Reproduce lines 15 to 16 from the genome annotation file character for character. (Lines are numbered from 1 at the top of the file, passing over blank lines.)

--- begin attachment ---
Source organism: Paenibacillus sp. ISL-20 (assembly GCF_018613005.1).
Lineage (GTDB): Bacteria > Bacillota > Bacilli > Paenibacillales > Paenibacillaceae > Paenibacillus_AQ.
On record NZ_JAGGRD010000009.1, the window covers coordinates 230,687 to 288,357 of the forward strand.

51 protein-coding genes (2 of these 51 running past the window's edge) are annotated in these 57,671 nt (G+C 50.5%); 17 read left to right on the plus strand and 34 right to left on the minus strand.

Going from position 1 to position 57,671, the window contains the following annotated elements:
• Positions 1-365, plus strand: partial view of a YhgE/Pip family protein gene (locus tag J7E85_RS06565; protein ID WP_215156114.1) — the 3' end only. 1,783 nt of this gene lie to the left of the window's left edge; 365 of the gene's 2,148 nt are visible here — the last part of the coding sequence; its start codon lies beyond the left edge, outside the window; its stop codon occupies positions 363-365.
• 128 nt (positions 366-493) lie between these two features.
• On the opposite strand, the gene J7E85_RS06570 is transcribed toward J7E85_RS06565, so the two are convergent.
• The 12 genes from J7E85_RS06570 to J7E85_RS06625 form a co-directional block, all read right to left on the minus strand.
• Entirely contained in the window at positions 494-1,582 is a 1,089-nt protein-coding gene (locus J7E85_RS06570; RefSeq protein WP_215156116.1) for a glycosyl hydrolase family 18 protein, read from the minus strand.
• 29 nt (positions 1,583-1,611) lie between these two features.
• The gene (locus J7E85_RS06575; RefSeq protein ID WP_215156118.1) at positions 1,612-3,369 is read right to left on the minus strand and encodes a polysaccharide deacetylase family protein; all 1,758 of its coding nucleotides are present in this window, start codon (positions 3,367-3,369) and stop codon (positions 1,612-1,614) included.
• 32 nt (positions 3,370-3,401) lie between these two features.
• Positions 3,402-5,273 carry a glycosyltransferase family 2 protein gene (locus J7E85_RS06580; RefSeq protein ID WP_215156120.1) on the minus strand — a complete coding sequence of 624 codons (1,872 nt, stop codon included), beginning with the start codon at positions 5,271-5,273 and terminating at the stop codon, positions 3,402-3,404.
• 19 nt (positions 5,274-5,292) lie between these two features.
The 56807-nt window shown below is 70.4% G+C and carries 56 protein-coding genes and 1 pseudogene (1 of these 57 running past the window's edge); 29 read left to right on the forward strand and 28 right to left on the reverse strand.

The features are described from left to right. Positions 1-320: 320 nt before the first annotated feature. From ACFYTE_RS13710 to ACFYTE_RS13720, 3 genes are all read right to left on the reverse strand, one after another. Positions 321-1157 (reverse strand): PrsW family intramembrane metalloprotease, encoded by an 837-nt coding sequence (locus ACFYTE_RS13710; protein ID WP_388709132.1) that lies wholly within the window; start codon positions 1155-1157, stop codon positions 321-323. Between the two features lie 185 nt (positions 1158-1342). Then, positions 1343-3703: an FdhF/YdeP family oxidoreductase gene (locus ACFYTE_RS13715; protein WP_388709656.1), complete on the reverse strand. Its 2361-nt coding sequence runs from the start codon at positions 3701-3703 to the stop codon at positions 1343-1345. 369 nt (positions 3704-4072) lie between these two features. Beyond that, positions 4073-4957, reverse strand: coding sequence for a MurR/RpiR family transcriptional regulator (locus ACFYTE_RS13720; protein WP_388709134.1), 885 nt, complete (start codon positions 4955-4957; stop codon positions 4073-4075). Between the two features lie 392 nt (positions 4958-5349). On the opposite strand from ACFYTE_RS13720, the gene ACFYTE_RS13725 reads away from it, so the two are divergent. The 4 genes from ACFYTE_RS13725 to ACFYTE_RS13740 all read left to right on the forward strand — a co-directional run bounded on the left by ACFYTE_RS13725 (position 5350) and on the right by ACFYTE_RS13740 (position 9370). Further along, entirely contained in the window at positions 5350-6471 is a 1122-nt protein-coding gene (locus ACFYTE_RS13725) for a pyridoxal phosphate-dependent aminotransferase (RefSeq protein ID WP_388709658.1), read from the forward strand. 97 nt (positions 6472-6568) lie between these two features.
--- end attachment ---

• 19 nt (positions 5,274-5,292) lie between these two features.
The 56807-nt window shown below is 70.4% G+C and carries 56 protein-coding genes and 1 pseudogene (1 of these 57 running past the window's edge); 29 read left to right on the forward strand and 28 right to left on the reverse strand.